Swet Columns

Word Wise: Keeping Active

By Richard Medhurst

It is time to take the initiative again and consider various ways of translating Japanese words. This column is on the pairing of 積極的 and 消極的, looking particularly at the former, which is commonly encountered. One way to think about how to translate 積極的 is to roughly divide usage into three categories. The first is how a... more

EVENT REPORT: Toda Natsuko Talks About Her Life

If you watch English-language movies in Japan, you have probably seen the name Natsuko Toda in the subtitling credits. She is at the pinnacle of her profession. You may have wondered about the foundations of this pinnacle if, reading some of her subtitles, like me, you occasionally suffer a mental snort of disapproval at her Japanese renderings of English. Ms.... more

Word Wise: Number Puzzles

By Richard Medhurst

This column often looks at cases where the same concept is expressed differently in Japanese and English. This is a particular issue when it comes to terms related to numbers. For starters, the numerical system in Japan of counting by ten thousands (万, 億, 兆) can trip up the unwary. One pitfall is not noticing a... more

Word Wise: All in the Mind 意識

By Richard Medhurst  

The mind is a mystery. It’s hard to draw a firm line between the domains of knowledge, emotion, and opinion. This uncertainty is reflected in language, including the Japanese word 意識, which covers a range of situations related to the mind. The English “conscious” is a good starting point for considering this term. If an accident victim... more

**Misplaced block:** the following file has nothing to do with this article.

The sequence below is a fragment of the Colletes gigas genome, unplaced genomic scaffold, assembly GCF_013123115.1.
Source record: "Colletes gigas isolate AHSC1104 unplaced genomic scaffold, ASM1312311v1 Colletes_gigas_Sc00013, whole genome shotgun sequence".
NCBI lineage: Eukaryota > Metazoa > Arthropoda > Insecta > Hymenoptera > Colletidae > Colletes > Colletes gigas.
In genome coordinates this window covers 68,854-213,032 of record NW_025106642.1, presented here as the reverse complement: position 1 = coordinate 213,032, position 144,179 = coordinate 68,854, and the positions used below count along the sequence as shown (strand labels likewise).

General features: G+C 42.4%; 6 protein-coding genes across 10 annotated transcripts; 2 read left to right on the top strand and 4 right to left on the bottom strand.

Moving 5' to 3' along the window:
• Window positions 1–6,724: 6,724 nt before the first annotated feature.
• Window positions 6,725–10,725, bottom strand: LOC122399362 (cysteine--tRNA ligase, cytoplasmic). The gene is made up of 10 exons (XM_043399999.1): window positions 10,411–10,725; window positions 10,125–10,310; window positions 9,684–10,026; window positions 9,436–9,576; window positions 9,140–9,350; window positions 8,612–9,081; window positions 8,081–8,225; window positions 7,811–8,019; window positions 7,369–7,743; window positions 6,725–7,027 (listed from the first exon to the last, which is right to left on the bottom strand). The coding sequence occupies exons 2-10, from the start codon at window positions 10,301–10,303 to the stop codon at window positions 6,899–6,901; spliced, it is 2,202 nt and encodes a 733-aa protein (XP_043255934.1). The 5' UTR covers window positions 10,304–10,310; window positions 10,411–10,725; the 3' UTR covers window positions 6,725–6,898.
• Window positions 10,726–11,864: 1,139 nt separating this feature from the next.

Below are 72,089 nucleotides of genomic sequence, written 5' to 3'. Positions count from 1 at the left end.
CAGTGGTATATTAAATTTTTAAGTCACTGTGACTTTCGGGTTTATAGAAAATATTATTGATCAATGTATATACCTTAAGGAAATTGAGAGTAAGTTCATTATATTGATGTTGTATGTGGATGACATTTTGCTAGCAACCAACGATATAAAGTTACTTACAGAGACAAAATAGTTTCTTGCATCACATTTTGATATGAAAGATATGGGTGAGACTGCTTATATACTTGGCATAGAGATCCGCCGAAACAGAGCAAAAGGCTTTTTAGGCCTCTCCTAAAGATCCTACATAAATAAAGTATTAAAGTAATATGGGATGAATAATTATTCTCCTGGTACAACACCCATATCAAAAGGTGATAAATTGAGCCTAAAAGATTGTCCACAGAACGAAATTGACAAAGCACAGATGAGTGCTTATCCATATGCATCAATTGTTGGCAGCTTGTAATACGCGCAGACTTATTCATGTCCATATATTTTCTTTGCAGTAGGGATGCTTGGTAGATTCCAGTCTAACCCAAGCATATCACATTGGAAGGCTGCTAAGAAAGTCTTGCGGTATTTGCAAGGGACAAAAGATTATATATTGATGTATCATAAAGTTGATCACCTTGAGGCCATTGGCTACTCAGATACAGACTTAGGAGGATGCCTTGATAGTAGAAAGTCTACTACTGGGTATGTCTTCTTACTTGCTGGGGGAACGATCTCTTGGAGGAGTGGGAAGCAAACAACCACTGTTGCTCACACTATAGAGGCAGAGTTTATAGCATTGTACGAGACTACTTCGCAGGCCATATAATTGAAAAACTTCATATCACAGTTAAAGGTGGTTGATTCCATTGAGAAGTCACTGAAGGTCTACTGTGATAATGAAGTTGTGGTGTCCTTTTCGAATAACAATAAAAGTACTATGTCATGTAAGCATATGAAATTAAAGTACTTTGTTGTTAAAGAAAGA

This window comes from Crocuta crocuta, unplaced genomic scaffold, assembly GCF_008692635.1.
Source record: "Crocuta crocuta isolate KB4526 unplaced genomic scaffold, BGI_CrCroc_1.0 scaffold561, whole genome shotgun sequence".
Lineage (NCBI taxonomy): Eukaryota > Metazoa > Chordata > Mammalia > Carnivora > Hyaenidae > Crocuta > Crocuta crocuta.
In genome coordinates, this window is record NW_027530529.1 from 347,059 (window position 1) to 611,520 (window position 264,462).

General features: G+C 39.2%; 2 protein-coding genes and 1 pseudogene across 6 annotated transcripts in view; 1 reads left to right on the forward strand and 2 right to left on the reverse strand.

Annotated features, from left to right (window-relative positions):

Word Wise: Typically Troublesome

By Richard Medhurst

What is the ultimate bugbear translation term? If there was a vote, 代表的 might well be in the running. Both it and synonymous variations of を代表する are scattered across Japanese texts at a rate that can vex translators who want to keep their writing fresh.

The way 代表的 covers a broad range of meaning from neutral description through to... more

Word Wise: According to Habit

By Richard Medhurst

While it is handy to have default translations for terms, a little variety can refresh both writer and reader. The phrase によると is common in Japanese and commonly rendered by translators as “according to” in English.

With a company or public figure, it may be possible to use “stated” or “announced,” when the context is clear or easily checked,... more